Wednesday, September 03, 2008
Sitting back home, listening to the remnants of Gustav rattle the bamboo chimes and Solari bells, I have taken to thinking about influences. Gustav slipped in over the walls and the gated communities and now the region is wetter and windier. Italians crept into the American landscape and wine and the kitchen flourished under their influence. American film makers have transported their visions across the continents and moved audiences in the dark around the world. So it is in this new world where we all are under the influence of something, many things.
How did the American armed forces influence farming in post war Southern Italy? For instance, did the Marshall Plan get Italy “up and running” in a way that once the daily needs had been met the farmers looked to their history and went about resuscitating the old lost vines?
Tourism, at once a dreaded scourge and a needed shot of economic stimulus to any economy. But how has all the tourists changed a place like Rome all these hundreds of years? Or would Rome not be the Rome it is if it weren’t for the constant flow of people through her gates? After all it also attracted great artists like Caravaggio and Michelangelo. Their Roman holiday became our must see attractions. Rome has always been under the influence of something or other, even its past.
When young women in medieval Sicily became pregnant outside of marriage, often these fatherless children would be put into orphanages. They would be given surnames such as Esposito (from ex positum, "of this place"), Trovato ("found"), Proietti ("cast out") and d'Ignoti ("parents unknown") until 1928 when it was deemed those names would unduly influence the lives and the future of the unfortunate children.
Nobility has long been an influencing factor, on the Italian canvas and anywhere in the world where someone seeks power and status. We call a wine noble or assign nobility to certain grapes, be it the “French varieties” or some other way to parade one’s ossified rational. So those ancient workhorse "bastard varieties", Cannonau or Corvina, Malvasia or Montepulciano, because of their identification with a rustic past, have no opportunity to claim title to nobility? I think the influence of the democratization of taste has uplifted the alluring and the authentic to new levels in the post revolutionary world of saporosity. New masters arise in the hierarchy of hunger; a young virile flavor replaces a silverback languishing in the crowded forest of flavors.
Not to say some of the old champions’ day is done. But in the streets of New York and bayous of Baton Rouge, the heavyweight must still be relevant, still be able to wield with some influence. Cabernet, Pinot Noir, Sangiovese, Chardonnay, Pinot Grigio still have an audience, even if we sometimes daydream that they’ve fought their last fight.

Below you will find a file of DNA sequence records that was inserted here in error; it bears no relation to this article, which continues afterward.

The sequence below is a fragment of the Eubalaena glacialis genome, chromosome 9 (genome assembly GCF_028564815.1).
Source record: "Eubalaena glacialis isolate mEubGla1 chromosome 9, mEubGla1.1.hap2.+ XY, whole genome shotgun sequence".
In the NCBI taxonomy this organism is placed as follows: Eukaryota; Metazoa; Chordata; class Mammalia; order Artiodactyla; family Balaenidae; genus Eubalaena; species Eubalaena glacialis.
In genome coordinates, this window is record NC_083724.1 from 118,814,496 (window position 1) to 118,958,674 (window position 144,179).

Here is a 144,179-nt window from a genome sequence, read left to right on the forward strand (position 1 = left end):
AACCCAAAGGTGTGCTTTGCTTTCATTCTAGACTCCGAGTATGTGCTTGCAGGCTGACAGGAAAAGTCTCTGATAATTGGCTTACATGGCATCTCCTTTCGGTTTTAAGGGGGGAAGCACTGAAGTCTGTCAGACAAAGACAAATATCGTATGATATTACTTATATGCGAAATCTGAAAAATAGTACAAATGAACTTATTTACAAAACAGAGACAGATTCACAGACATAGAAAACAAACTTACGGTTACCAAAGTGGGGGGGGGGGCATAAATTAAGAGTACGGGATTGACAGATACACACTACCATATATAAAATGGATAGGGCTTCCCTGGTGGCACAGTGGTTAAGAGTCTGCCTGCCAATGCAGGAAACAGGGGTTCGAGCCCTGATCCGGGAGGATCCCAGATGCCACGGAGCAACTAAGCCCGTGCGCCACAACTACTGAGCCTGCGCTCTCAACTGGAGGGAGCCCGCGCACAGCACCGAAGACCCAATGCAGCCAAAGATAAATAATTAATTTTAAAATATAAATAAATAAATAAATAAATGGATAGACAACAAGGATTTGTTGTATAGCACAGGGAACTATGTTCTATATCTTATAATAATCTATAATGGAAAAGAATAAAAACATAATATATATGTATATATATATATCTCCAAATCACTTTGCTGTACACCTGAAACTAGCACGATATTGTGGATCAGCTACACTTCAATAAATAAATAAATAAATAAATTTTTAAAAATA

A young winemaker from Tuscany or Piemonte makes a tour through America. People come to listen and taste and take some of the wines home. It happens all the time. The same winemaker who has just influenced those 60 people will go to a western shop and buy a pair of Lucchese boots or Ed Hardy slip-ons. Foreign persuasion with mutual permission to change, alter and reset one’s way of thinking about something. When a French wine making family sends one of their young ones off to harvest in Australia or when a Davis grad picks grapes in the Côte-d'Or do you not think they will walk away from the experience unchanged? We are all connected by our mutually non-exclusive influences.
You can cover your head any number of ways, but it won’t exclude you from the locomotion of influence that you are under in these times. And while it has become fashionable to go back to simpler times and recast this or that philosophy as more essential, because it resists pressure from outside forces, that is simply trying to shield oneself from the inevitable. Politicians get people all worked up with this because they try to influence voters into thinking they (the voters) can be immune from outside persuasion. But that is exactly what the pols are working up to.
And likewise with food and wine. There is no Kansas to go home to. Everyone and everything touches one another, like it or not. We have not arrived at the end of the river to carry out a mission that does not exist – nor will it ever exist.
At least not as we could ever imagine, without some outside influence.
Graphics from the Polish cinema poster site
Posted by Alfonso Cevola at 12:03 AM